from New York to Virginia looking
for his brother George; he’d been wounded
in the first Fredericksburg battle.
My God, how he loved to talk! Sometimes
I wondered who was the patient and who
was the aide. Outside the hospital
at Fredericksburg, he said, he found
“a heap of feet, arms, legs, and hands. . .
Enough to fill a whole horse cart!”
He shook his head, shuddered, and
sort of moaned: “and dead bodies
covered with brown woolen blankets.”
He took a deep breath, then sighed:
“But George was alive and whole.”
Sometimes when he looked into my eyes
from behind that white bush, I thought
I might have once been his brother,
in some other world. I was by no means
the only soldier he visited. He’d come
into the ward coat and trouser pockets
bulging with gifts: apples, oranges,
sweet crackers, figs. Once he came
in carrying a jar of preserved raspberries
“donated by a lady.” A few times I saw
him slip a coin into someone’s moist
palm. Once I saw him lift a twist
of tobacco to an amputee’s jaw.
Many’s the time I watched him tear off
a sheet of paper from a pad, write
while he asked questions at the side
of the bed, and seal a letter into
an envelope. How that man loved
to write! To people from all over!
You’d have thought he was a parent himself.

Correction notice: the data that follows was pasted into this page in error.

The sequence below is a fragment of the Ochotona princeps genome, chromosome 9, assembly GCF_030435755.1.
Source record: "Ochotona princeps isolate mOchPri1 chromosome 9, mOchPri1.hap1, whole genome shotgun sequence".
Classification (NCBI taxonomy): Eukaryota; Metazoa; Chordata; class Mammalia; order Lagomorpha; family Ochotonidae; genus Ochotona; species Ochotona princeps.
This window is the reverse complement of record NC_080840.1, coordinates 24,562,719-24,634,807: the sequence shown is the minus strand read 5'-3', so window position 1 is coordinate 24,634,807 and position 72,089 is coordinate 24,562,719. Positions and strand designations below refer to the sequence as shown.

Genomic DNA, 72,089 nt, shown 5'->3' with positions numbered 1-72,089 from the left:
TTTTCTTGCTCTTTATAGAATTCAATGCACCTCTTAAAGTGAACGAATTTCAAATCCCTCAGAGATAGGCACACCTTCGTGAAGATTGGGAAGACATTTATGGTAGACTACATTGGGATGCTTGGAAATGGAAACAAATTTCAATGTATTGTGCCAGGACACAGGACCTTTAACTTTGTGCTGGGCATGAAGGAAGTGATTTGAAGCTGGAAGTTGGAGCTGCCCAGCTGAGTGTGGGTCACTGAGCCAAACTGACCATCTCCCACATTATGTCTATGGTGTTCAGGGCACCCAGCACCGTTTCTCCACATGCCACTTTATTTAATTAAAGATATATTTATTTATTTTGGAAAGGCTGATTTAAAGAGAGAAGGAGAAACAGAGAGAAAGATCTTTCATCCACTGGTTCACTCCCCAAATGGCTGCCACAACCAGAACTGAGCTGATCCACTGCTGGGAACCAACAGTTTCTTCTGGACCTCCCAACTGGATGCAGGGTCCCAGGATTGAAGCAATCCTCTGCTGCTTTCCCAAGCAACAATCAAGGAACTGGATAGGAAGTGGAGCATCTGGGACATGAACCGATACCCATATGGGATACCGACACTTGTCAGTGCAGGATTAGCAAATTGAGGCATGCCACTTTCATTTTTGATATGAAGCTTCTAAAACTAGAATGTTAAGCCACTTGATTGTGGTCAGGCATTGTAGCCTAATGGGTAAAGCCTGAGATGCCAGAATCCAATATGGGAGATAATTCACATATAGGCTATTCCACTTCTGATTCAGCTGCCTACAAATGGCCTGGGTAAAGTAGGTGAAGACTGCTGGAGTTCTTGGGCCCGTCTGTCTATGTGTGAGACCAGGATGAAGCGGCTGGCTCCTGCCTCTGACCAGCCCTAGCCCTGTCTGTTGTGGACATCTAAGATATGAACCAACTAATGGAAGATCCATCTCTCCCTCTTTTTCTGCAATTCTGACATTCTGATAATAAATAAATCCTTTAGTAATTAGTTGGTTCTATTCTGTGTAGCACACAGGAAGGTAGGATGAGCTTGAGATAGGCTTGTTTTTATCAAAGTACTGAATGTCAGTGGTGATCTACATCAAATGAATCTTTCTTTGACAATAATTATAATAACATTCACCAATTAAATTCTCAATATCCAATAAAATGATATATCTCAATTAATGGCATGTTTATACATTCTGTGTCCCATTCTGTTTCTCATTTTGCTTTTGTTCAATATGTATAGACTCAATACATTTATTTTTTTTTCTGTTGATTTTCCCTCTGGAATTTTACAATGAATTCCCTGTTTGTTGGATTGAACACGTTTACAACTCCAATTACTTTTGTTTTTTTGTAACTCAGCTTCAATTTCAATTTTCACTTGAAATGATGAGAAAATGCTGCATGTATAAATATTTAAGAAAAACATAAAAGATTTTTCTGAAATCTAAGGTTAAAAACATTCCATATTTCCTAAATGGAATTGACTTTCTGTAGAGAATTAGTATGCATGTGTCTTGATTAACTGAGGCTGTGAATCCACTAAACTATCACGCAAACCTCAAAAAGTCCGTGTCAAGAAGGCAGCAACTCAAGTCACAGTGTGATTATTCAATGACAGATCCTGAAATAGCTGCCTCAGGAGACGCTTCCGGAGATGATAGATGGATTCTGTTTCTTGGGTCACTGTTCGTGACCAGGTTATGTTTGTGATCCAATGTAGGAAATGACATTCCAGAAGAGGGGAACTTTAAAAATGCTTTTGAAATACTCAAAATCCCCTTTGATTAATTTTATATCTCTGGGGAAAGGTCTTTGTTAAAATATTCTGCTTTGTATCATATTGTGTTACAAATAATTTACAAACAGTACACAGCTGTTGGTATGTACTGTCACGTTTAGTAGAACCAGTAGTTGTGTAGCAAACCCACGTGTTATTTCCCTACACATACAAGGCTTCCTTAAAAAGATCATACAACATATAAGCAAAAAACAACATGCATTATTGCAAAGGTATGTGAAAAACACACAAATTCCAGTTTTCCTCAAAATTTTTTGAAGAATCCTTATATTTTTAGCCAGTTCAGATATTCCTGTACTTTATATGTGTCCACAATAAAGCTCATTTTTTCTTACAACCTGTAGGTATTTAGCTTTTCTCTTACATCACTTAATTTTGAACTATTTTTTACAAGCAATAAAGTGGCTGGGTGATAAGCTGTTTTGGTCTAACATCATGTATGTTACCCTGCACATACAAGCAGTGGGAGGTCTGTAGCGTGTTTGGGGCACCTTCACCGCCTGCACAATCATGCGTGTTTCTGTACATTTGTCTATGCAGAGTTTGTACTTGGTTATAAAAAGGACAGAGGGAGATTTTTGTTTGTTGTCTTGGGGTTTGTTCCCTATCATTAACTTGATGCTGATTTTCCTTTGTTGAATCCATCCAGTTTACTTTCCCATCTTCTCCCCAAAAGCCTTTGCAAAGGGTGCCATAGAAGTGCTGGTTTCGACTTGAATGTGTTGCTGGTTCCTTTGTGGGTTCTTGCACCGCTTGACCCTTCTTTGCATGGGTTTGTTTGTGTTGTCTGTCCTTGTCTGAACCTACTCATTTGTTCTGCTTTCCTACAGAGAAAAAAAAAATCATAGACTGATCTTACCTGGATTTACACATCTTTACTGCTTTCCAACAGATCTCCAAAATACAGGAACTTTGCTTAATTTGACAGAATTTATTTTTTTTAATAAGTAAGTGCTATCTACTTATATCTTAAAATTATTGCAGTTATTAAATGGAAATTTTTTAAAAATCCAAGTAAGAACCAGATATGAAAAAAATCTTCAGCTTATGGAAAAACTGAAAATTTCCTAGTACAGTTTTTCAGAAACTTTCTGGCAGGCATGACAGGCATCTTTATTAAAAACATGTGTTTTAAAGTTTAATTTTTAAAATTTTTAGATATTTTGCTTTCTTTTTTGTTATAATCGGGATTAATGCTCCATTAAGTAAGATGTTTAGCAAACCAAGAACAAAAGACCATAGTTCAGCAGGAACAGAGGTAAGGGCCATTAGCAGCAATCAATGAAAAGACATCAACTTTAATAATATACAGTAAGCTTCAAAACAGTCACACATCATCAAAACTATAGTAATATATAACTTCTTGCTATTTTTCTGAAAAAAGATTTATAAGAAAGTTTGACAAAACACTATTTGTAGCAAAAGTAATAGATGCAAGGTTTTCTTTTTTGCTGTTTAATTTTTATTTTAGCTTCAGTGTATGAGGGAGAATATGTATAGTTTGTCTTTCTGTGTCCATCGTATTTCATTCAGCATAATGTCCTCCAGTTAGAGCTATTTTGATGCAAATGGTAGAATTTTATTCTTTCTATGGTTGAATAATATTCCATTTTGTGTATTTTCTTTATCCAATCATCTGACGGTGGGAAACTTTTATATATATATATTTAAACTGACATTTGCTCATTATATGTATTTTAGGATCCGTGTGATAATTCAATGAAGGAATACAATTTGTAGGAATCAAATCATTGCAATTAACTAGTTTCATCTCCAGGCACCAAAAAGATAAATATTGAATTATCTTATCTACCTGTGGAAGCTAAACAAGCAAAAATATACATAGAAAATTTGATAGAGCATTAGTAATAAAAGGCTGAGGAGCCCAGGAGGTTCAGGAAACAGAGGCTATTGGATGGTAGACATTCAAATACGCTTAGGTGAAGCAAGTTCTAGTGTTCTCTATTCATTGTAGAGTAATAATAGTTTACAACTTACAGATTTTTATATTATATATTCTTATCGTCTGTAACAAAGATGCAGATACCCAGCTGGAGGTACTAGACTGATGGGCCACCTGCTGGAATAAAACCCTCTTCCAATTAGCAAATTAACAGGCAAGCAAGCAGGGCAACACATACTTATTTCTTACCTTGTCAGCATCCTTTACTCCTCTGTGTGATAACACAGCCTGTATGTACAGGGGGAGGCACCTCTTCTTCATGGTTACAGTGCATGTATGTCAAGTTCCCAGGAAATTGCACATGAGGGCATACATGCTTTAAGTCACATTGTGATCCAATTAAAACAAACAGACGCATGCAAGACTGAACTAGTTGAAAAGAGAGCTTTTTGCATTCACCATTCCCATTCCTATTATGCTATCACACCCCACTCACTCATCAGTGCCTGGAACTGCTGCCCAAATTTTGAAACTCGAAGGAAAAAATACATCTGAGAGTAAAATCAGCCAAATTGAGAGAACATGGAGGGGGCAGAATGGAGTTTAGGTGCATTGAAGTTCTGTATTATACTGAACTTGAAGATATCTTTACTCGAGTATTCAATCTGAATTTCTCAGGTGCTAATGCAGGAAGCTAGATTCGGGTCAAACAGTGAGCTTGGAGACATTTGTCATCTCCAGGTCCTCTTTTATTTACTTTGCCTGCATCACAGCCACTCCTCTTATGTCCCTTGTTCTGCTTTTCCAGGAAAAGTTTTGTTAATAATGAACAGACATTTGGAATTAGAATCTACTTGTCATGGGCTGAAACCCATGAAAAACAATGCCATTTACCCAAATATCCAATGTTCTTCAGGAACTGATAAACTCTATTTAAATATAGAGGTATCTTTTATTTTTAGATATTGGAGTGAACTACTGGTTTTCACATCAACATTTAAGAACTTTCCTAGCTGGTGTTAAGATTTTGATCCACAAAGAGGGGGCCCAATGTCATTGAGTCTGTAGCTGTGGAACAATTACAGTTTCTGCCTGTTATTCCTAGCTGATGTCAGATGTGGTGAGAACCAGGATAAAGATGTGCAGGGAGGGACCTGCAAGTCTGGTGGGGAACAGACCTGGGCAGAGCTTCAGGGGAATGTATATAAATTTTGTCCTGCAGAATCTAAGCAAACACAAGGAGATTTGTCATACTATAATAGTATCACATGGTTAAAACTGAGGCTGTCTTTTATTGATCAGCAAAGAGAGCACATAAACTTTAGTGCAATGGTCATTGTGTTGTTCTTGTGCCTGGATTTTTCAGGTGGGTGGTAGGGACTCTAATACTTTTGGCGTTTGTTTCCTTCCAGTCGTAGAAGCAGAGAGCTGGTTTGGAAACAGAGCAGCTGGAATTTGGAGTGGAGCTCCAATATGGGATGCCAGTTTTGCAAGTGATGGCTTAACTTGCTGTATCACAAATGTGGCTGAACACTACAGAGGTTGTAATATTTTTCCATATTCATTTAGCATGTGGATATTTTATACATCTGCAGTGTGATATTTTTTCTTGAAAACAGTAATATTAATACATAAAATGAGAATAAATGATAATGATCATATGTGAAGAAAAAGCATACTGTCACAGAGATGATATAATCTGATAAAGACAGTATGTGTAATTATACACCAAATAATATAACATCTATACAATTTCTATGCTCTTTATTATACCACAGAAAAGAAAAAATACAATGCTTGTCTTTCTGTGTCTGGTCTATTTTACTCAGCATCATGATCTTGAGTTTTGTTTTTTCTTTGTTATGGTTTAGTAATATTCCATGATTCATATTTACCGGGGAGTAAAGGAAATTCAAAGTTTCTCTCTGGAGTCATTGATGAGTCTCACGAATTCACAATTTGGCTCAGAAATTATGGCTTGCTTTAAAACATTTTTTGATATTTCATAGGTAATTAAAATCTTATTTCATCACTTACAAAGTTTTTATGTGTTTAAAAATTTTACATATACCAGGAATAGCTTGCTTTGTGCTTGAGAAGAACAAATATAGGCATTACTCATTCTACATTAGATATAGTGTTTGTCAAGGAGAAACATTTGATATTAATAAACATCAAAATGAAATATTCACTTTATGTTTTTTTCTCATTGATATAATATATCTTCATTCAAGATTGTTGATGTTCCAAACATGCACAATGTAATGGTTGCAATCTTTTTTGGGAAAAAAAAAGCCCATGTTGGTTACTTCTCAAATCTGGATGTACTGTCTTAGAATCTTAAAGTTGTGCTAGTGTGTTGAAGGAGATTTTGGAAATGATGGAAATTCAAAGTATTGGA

He once confessed that he’d written many
a tender love letter for the wounded.
That made him chuckle. The night before
I left, he read to me from a book.
I had never heard anything like it.
It was like the person in that book
was talking right to me, had known
me all my life. He spoke my kind
of language. It was beautiful without
being fancy. It was natural as sun,
rain, and snow. The rhythm swelled
like the sea, as I imagined it to sound.
I could see leaves of grass growing
on the graves of soldiers. I could
see a young boy growing up on an island
with an Indian-sounding name. I could
feel the sun on my shoulders, hear
the surf splash on the shore. When his
voice ebbed like that tide, I looked
into his soft eyes, and told him how
good it was. He smiled, thanked me,
said he wrote the book himself.
Watching the fire fade, I can still
hear his salty voice roll like the sea.
Collected from Inward Bound Poetry
— W.S. Di Piero, 1990
The whole world was there, plucking their linen,
half-bald, mumbling, sucking on their moustache tips.
Broadway was still in business and they asked no favors.
All the cracked ribs of Fredericksburg,
the boys who held their tongues at Chancellorsville
as the bandages, mule shit, skin and shot
overran the Rappahannock’s banks
and poured it in our mouths
He sat up half the night reading to the Army of the Potomac
poems about trooping goats and crazy fathers